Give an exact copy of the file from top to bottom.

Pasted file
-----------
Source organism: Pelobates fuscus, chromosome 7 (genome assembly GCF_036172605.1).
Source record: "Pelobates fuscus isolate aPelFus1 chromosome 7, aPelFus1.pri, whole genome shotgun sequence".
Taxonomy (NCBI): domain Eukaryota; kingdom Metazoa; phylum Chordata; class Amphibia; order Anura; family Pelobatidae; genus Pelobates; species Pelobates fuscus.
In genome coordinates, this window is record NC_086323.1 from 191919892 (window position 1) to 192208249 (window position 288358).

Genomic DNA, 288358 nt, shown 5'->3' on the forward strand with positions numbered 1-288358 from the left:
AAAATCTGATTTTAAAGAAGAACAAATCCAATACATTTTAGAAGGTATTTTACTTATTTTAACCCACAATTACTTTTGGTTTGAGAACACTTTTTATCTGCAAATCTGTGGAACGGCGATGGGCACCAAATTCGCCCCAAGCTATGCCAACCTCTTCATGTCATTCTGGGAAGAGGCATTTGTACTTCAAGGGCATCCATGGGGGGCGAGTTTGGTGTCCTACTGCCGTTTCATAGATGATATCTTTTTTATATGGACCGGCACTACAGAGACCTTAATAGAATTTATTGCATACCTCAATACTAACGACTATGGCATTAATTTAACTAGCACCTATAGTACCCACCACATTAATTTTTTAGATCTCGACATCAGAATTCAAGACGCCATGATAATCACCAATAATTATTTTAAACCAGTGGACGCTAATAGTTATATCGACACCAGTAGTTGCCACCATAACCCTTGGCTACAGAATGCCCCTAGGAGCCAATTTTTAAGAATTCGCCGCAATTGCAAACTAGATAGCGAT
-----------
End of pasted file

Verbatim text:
Source organism: Pelobates fuscus, chromosome 7 (genome assembly GCF_036172605.1).
Source record: "Pelobates fuscus isolate aPelFus1 chromosome 7, aPelFus1.pri, whole genome shotgun sequence".
Taxonomy (NCBI): domain Eukaryota; kingdom Metazoa; phylum Chordata; class Amphibia; order Anura; family Pelobatidae; genus Pelobates; species Pelobates fuscus.
In genome coordinates, this window is record NC_086323.1 from 191919892 (window position 1) to 192208249 (window position 288358).

Genomic DNA, 288358 nt, shown 5'->3' on the forward strand with positions numbered 1-288358 from the left:
AAAATCTGATTTTAAAGAAGAACAAATCCAATACATTTTAGAAGGTATTTTACTTATTTTAACCCACAATTACTTTTGGTTTGAGAACACTTTTTATCTGCAAATCTGTGGAACGGCGATGGGCACCAAATTCGCCCCAAGCTATGCCAACCTCTTCATGTCATTCTGGGAAGAGGCATTTGTACTTCAAGGGCATCCATGGGGGGCGAGTTTGGTGTCCTACTGCCGTTTCATAGATGATATCTTTTTTATATGGACCGGCACTACAGAGACCTTAATAGAATTTATTGCATACCTCAATACTAACGACTATGGCATTAATTTAACTAGCACCTATAGTACCCACCACATTAATTTTTTAGATCTCGACATCAGAATTCAAGACGCCATGATAATCACCAATAATTATTTTAAACCAGTGGACGCTAATAGTTATATCGACACCAGTAGTTGCCACCATAACCCTTGGCTACAGAATGCCCCTAGGAGCCAATTTTTAAGAATTCGCCGCAATTGCAAACTAGATAGCGAT